Frivold, Collrane

JHSPH

MSPH

South Africa

South Africa - Community versus clinic-based ART adherence clubs to enhance provider task-shifting and patient long-term retention in care

Adherence clubs are groups of 25-30 stable HIV patients who meet once every two months with club facilitators (counselors, and nurses on dates of blood draws) for a one hour session during which counseling and ART medication is provided.  Clinic-based adherence clubs implemented in Khayelitsha, South Africa have demonstrated that patients participating in clubs have reduced loss to follow up and viral load rebound compared to stable patients receiving routine clinic-based care. Key questions remain as to whether the effectiveness of adherence clubs differs when based at the clinic compared to those based in the community.  We are conducting an unblinded, randomized controlled trial of community-based versus clinic-based adherence clubs for patients who are stable on ART.  The overall goal of this study is to evaluate whether, compared to clinic-based adherence clubs, community-based clubs result in improved patient outcomes and greater retention in care without compromising overall quality of patient medical care.

Global Health PI/Mentor: Colleen Hanrahan

            I had a very rich experience in South Africa during my Global Health Established Field Placement researching antiretroviral therapy (ART) adherence clubs. I was initially very impressed by the clinic I was placed at and by the scope of the services offered. I previously worked in Madagascar where most of the clinics were only a single room with no electricity. At Witkoppen Health and Welfare Centre, there was an entire department dedicated to research where I was fortunate enough to work. The research team was very welcoming and I was well supported throughout my field placement. My first few weeks I spent the majority of my time observing the adherence clubs and assisting with clubs visit, which was one of the most impactful parts of my experience. I enjoyed interacting with the patients and hearing their concerns about living with HIV and their treatment.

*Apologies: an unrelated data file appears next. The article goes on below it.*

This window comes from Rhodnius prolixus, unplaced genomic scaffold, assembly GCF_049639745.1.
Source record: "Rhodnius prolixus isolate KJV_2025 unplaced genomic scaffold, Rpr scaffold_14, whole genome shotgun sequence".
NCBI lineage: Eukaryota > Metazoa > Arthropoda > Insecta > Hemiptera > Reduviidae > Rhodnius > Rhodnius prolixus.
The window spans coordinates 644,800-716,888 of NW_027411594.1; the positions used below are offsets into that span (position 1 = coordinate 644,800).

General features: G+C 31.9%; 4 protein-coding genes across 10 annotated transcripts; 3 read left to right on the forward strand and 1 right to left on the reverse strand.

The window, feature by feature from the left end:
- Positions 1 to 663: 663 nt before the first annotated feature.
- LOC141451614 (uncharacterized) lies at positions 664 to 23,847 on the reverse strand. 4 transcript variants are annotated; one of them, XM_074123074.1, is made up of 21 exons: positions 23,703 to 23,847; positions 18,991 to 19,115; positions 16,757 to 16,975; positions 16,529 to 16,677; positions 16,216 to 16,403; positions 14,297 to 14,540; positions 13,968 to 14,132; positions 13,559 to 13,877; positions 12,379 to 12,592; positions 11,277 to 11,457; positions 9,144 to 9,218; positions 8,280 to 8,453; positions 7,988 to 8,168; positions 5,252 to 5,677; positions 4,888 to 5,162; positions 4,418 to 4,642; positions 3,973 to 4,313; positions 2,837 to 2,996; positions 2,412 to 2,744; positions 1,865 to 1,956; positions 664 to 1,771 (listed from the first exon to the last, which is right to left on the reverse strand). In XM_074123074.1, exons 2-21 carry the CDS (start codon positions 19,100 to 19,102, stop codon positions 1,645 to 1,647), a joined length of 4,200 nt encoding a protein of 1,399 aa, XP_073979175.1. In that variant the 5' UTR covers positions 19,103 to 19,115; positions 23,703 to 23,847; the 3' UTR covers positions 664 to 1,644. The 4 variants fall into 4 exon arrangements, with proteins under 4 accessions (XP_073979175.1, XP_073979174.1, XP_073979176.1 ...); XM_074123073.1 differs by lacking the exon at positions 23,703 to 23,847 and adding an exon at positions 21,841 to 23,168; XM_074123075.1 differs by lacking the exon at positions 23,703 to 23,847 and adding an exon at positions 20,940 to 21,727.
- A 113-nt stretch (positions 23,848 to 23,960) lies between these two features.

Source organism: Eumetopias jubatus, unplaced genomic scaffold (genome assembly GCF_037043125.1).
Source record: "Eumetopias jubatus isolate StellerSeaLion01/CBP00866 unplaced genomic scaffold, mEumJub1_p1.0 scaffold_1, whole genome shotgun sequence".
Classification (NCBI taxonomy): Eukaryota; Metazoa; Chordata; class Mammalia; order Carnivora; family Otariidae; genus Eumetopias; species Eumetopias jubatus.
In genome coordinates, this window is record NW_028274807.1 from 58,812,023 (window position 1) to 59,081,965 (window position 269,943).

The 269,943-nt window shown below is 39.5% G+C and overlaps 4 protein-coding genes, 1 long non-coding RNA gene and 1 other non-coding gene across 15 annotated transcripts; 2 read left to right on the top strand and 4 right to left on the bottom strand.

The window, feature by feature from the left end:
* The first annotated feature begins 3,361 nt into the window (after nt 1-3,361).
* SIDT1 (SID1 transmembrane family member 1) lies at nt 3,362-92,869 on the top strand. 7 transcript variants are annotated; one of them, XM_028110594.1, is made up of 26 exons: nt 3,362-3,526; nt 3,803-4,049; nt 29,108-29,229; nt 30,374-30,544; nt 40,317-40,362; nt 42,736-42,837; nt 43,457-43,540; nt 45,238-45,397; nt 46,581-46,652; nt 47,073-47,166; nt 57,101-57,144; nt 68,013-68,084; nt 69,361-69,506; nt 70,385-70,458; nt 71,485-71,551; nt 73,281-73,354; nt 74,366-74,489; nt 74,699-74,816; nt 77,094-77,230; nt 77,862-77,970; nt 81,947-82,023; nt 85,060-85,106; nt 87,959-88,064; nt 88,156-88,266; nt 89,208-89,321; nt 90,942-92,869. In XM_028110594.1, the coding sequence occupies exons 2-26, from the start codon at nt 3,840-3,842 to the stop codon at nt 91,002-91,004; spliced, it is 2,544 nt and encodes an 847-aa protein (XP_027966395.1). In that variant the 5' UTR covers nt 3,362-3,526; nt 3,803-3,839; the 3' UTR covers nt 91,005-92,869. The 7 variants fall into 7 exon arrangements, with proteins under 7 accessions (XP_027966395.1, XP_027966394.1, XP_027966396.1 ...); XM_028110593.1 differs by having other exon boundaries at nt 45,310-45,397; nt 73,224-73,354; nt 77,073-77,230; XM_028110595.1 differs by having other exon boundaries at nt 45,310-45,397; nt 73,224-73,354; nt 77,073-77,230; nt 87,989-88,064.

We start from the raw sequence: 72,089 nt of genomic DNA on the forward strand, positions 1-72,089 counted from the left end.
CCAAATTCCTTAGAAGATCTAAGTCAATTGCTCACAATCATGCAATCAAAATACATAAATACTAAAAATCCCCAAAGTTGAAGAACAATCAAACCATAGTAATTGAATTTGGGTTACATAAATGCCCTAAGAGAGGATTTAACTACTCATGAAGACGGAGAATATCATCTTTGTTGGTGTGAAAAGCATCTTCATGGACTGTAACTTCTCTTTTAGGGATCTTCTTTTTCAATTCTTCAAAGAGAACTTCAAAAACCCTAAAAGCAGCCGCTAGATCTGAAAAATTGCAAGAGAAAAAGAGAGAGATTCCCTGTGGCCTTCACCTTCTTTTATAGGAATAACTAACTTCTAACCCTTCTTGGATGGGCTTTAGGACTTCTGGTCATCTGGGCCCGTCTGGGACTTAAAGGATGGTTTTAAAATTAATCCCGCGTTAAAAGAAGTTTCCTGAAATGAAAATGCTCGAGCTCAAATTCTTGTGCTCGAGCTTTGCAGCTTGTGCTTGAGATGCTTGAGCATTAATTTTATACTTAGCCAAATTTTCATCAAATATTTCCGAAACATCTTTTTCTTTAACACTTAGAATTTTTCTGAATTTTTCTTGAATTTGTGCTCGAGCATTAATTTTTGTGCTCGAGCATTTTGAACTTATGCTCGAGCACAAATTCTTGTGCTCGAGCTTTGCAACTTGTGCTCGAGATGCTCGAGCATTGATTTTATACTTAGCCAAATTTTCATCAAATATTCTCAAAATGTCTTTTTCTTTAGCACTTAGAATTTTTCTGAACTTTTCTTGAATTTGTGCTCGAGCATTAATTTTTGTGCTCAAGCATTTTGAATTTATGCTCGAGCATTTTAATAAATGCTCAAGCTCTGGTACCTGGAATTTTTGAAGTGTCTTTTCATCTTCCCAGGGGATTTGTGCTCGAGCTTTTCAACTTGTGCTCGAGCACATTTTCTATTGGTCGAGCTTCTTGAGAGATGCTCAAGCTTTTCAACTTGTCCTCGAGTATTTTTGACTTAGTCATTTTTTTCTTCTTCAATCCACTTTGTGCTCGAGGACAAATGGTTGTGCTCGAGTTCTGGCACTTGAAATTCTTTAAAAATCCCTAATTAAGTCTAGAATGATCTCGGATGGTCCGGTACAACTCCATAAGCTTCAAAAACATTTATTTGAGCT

One of the deliverables I completed during my field placement was a costing analysis of the adherence clubs. Through this task, I documented all the costs related to running the adherence clubs ranging from the box used to carry medication to the physical buildings where the adherence clubs are held. This research experience made me approach global health from a broader perspective and enabled me to identify factors impacting global health and HIV care that I had not considered before doing this analysis. For instance, during my analysis I had to account for the physical infrastructure and for costs such as the physical space, utilities, security, and pest control associated with the buildings where adherence clubs were conducted. Even though these costs are always present when I think about the costs of a global health intervention I initially think about the costs associated with personnel, training, medical equipment and devices. This research experience helped me evaluate a global health intervention in a more holistic way and that I must be conscious of all the underlying costs of a global health intervention moving forward in my career.